U.S. stock futures surged on Monday, pointing to a big rebound to start the week.
The bullish sentiment was driven by a number of things:
- While the White House acknowledged this week could be among the toughest for coronavirus hot spots like New York, the administration had a more optimistic tone overall at a press conference on Sunday, noting signs of stabilization in hospital rates and other factors.
- New York State reported 594 new coronavirus deaths on Sunday, fewer than 630 on Saturday, marking the first daily decline in coronavirus-related deaths, according to Governor Andrew Cuomo.
- Slowing death rates in Europe offered up some hope that the U.S would be nearing its peak soon as well and that social distancing measures are working.
- Oil cut its losses after Russia’s sovereign wealth fund chief said that Russia and Saudi Arabia were very close to a deal on production losses. U.S. crude was still off by 4%, but off its biggest losses of overnight trading, easing concerns the oil market would further destabilize the global economy.
Dow Jones Industrial Average futures were up 716 points, or 3.4%, indicating a gain of more than 700 points at the open. S&P 500 futures were up 3.4%. Nasdaq 100 futures gained 3.6%.
“Incoming data suggests NY state might peak sooner than Cuomo’s optimistic case,” Tom Lee, head of research at Fundstrat, said in a note to clients. “With better visibility on the healthcare crisis in the US, particularly, on a potential to model a national peak, we believe buyers are now taking control.”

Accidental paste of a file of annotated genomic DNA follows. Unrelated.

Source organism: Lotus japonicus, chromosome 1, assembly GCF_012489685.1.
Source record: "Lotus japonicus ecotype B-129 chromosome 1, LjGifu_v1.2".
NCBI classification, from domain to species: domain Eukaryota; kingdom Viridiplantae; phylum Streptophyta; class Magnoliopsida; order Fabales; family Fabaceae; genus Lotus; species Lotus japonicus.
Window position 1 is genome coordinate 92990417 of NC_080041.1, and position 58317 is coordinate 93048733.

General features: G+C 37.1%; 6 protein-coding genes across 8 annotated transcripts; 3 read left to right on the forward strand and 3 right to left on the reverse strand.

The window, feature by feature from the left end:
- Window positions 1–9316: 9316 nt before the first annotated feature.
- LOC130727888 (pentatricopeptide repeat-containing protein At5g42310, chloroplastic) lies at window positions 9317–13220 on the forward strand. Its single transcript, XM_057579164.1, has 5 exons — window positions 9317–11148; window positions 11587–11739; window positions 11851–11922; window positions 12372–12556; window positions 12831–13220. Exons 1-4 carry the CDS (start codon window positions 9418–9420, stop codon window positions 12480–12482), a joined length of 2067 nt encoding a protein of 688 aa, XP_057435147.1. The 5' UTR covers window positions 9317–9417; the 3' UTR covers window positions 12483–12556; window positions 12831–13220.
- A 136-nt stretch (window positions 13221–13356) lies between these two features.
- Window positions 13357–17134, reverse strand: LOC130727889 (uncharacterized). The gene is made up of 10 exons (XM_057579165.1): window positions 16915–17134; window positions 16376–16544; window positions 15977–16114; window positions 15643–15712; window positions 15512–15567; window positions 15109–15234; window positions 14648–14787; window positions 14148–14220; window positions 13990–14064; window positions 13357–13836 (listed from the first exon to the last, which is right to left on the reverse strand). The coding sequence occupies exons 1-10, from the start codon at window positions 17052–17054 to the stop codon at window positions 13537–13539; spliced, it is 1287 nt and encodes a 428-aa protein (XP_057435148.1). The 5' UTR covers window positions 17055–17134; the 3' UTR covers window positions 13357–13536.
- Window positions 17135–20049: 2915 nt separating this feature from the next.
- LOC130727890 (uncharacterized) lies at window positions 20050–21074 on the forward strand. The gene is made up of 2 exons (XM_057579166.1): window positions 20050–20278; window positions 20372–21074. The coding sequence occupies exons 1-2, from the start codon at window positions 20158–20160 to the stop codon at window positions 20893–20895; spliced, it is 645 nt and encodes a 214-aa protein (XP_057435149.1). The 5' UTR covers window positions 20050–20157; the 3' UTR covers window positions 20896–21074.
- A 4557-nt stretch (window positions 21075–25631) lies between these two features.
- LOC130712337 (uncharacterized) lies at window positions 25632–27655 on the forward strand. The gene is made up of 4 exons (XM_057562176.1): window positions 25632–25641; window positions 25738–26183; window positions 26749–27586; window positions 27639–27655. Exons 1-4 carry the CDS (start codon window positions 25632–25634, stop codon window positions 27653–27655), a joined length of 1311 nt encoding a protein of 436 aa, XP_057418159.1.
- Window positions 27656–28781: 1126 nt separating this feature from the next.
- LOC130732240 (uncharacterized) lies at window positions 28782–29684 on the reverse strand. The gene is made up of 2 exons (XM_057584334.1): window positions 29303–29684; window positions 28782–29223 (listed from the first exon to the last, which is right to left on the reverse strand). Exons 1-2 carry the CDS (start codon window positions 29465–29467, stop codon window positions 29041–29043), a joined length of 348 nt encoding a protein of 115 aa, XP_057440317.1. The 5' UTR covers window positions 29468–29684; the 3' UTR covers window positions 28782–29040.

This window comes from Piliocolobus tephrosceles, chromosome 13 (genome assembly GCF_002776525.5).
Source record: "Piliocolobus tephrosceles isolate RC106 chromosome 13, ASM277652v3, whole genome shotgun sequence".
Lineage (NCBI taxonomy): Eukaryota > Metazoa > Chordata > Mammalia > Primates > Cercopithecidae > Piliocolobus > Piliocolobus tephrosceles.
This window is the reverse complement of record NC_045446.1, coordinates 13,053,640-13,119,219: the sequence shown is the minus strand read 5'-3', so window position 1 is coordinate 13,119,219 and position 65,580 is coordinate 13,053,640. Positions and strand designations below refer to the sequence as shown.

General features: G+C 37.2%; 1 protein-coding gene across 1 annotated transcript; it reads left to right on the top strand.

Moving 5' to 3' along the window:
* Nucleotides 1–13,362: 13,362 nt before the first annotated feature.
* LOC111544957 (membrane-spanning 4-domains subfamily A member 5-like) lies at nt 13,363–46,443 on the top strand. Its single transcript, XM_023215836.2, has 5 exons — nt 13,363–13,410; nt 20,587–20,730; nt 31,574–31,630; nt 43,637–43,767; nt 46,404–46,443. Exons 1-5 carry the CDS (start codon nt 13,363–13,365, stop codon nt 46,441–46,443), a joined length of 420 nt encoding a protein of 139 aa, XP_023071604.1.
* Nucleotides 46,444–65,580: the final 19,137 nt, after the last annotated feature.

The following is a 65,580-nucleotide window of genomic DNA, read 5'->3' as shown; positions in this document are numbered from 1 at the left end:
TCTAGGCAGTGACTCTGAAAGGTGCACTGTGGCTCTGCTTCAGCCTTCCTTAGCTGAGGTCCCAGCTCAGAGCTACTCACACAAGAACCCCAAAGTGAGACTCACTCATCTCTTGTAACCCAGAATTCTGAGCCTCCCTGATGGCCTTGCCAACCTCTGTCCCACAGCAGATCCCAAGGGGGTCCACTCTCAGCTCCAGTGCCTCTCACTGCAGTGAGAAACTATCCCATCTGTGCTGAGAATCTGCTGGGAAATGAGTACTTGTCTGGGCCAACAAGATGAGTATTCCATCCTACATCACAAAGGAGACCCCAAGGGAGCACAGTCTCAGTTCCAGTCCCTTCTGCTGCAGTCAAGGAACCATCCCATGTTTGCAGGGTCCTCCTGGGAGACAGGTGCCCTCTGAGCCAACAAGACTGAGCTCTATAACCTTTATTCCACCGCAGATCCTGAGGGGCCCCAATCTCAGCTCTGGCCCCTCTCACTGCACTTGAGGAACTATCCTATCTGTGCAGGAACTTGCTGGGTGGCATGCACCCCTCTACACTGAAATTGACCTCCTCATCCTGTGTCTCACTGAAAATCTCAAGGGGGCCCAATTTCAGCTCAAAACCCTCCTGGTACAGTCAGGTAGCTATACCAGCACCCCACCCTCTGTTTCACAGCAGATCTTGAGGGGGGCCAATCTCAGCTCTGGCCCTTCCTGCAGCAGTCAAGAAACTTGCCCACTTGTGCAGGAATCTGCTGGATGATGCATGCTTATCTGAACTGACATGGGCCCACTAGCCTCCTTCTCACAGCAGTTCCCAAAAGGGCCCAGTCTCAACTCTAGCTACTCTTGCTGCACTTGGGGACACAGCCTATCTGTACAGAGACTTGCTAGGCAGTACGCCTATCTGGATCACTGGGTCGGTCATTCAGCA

Last week, the major averages posted their third weekly decline in four. The Dow slid 2.7% while the S&P 500 lost 2.1%. The Nasdaq Composite closed last week down 1.7%. Stocks are also deep in bear-market territory as concerns over the coronavirus outbreak have virtually shut down the global economy and have dampened sentiment around corporate profits.
“I am beginning to get optimistic,” said Pershing Square’s Bill Ackman in a tweet on Sunday. “Cases appear to be peaking in NY. Almost the entire country is in shutdown.”
Some optimism has helped to infuse stability in the markets. A marked slowing increase in death rates and new infections in the hardest-hit countries, such as Italy and Spain, has sparked some positive momentum in global equities, with Europe’s Stoxx 600 jumping 2.5% at the open.
However, the U.S. is by far the country with the most cases at over 330,000. On Saturday, U.S. President Donald Trump warned, “there will be a lot of death,” noting the U.S. faces its “toughest week” in its fight against the virus.
In oil markets, prices were still down after a key meeting got postponed.
The meeting between OPEC and Russia was scheduled for Monday, but sources familiar with the matter told CNBC it will “likely” take place Thursday. The delay comes after Trump told CNBC last week he expected both countries to cut production by up to 15 million barrels.
Trump’s comments helped U.S. crude post its biggest-ever weekly gain. West Texas Intermediate futures rallied 12% last week. WTI also jumped 24% on Thursday for its best day on record, lifting equity prices that day as concern about financial and job losses in the energy sector eased.
Crude has taken a beating this year as Saudi Arabia-led OPEC and Russia failed to reach a deal on production cuts while the global spread of the coronavirus dampens the demand outlook for oil. Year to date, WTI has lost more than half of its value.
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—CNBC’s Eustance Huang contributed to this report.